Leaders in health care: a guide to earning a Doctor of Nursing Practice degree
What is a D.N.P.?
At Illinois State University, the Doctor of Nursing Practice (D.N.P.) is an advanced nursing degree that is offered through a combination of fully online courses and yearly on-campus sessions. The program can be completed in seven to 10 semesters, and students graduate with the skills to succeed in the current complex and shifting health care environment.
Why earn a Doctor of Nursing Practice degree?
The program prepares nurses with advanced nursing practice specialties from a variety of backgrounds for leadership positions.
With its focus on practice, the D.N.P. prepares recipients to be clinical leaders in different health care settings. Because it builds on the education students received in their master’s program, the American Association of Colleges of Nursing (AACN) believes that the degree is an effective way to keep up with the changing demands of the current health care environment.
In 2004, the AACN voted to recommend that advanced practice nurses be certified and have a doctoral degree in order to enter into practice, instead of simply a master’s degree. While state laws have not changed in accordance with the AACN’s recommendation, many organizations are beginning to implement it. For this reason, nurses with doctoral degrees are expected to be in high demand as this shift continues.
Different from other doctoral nursing degrees
Of the doctoral level nursing degrees, the two main ones in use are the Doctor of Philosophy (Ph.D.) in Nursing and the D.N.P. Teresa Valerio, assistant professor in the Mennonite College of Nursing (MCN) and D.N.P. program leader, says that a rapidly changing health care field will make having one of these degrees invaluable.
“The Ph.D. is mainly research focused, and the D.N.P. is clinical practice focused,” Valerio said. “As health care changes, nurses will need to go past getting a master’s and have more advanced knowledge to meet our patients changing and complex needs.”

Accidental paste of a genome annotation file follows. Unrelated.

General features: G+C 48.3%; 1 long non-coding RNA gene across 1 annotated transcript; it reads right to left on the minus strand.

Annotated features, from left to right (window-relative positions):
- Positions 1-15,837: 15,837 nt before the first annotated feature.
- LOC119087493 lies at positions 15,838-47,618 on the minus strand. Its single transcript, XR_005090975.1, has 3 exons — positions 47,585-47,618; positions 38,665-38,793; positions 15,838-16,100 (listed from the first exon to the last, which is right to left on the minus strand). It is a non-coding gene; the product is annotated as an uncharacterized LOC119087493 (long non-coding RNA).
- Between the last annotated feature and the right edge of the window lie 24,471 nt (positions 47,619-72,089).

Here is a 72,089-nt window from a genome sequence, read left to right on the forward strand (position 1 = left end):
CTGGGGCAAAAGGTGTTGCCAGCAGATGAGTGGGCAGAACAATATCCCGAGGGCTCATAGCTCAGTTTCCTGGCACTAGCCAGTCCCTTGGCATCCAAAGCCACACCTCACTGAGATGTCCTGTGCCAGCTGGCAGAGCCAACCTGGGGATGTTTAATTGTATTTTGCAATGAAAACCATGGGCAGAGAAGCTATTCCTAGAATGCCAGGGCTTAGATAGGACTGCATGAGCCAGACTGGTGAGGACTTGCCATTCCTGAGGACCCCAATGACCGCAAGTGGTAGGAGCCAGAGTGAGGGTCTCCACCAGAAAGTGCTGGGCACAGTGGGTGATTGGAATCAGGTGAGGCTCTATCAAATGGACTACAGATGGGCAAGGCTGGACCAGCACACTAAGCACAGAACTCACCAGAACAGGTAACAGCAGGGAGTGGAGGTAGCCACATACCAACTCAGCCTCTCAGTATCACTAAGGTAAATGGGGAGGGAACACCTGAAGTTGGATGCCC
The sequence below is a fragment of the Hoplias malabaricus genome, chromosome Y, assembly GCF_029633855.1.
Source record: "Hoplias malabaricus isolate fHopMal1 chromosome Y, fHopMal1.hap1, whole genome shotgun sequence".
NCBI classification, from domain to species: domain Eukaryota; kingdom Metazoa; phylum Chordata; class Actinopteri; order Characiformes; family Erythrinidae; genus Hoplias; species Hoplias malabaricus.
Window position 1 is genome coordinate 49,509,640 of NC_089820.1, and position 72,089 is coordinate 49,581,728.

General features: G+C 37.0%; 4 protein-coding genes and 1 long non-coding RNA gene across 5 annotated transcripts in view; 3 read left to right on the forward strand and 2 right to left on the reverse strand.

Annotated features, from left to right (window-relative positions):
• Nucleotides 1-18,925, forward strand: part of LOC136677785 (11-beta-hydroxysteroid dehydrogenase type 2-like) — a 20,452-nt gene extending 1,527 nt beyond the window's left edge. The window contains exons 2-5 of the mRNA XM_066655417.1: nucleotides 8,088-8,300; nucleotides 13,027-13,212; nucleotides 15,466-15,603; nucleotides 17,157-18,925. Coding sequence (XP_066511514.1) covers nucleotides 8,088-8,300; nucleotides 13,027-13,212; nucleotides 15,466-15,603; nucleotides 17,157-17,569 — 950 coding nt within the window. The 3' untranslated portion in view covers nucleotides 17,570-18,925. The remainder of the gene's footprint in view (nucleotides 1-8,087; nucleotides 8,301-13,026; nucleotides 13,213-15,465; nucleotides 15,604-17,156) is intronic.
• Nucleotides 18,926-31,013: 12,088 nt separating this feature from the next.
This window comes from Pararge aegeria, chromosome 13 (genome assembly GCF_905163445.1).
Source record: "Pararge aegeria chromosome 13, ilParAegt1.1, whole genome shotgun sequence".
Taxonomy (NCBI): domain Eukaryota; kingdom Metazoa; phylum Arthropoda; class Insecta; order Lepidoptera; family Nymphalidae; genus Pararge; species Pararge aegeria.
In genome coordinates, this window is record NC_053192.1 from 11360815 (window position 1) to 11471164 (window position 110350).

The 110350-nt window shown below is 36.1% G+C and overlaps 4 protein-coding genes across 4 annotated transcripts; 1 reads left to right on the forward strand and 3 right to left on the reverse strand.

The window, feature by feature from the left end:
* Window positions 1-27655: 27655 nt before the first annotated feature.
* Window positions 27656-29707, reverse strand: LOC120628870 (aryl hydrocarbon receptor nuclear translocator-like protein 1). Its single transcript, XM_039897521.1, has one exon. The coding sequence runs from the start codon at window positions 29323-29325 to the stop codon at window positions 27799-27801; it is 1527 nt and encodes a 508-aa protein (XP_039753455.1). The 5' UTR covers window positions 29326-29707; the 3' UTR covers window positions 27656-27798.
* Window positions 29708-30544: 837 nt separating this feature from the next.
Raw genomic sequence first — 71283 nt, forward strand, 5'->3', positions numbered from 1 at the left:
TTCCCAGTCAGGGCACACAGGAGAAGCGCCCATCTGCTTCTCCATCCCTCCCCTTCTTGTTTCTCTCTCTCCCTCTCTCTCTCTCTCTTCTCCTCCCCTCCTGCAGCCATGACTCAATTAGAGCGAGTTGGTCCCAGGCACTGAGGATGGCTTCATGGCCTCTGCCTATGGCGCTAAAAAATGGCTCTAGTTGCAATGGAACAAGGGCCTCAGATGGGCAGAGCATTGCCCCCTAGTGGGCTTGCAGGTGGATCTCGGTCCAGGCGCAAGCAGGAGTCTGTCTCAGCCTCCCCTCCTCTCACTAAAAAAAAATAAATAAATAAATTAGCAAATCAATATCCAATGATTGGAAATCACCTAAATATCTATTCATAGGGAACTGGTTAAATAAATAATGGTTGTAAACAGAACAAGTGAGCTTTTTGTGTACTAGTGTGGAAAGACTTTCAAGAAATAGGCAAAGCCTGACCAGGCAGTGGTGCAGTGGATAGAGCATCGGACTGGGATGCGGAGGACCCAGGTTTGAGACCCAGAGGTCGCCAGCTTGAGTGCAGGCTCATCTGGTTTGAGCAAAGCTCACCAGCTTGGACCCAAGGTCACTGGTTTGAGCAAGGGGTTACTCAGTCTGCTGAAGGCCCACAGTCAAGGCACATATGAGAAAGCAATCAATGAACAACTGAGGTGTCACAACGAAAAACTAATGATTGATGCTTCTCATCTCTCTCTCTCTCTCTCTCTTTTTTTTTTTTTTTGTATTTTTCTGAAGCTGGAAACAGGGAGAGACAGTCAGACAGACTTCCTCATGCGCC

Mennonite College of Nursing’s D.N.P. degree is particularly focused on clinical application of evidence to improve patient health outcomes. Students are exposed to health care leadership practices that are advanced, evidence-based, and have been developed from credible research. Students are required to have a minimum of 1000 clinical practice hours before graduating. These hours, which are a combination of 360 clinical practice hours in D.N.P. courses and 640 hours of prior graduate work, help students build upon their courses and develop advanced knowledge of the clinical environment.
A five-star nursing education
Mennonite College of Nursing has an established history of preparing nurses who excel at all levels of the changing health care environment, and the Doctor of Nursing Practice curriculum is no exception! Our program allows students to complete their degree online, delivering the flexible schedules that working-adults need. MCN students get the “best of both worlds” with small class sizes but large university opportunities.
The program also offers financial assistance through
- Graduate assistantships, which include a tuition waiver and monthly stipend
- MCN sponsored scholarships
- Additional ways to help pay, found at Illinois State’s Financial Aid Website
All of these are reasons why U.S. News & World Report ranked Illinois State University’s D.N.P. degree as one of the best in the nation.
Online Doctor of Nursing Practice admission
Applicants to the Doctor of Nursing Practice degree program must have a master’s degree in nursing with a specialty in leadership or advanced practice nursing. Additional requirements can be viewed at the Mennonite College of Nursing website. All submission materials are due by April 1. Students begin in the summer session.
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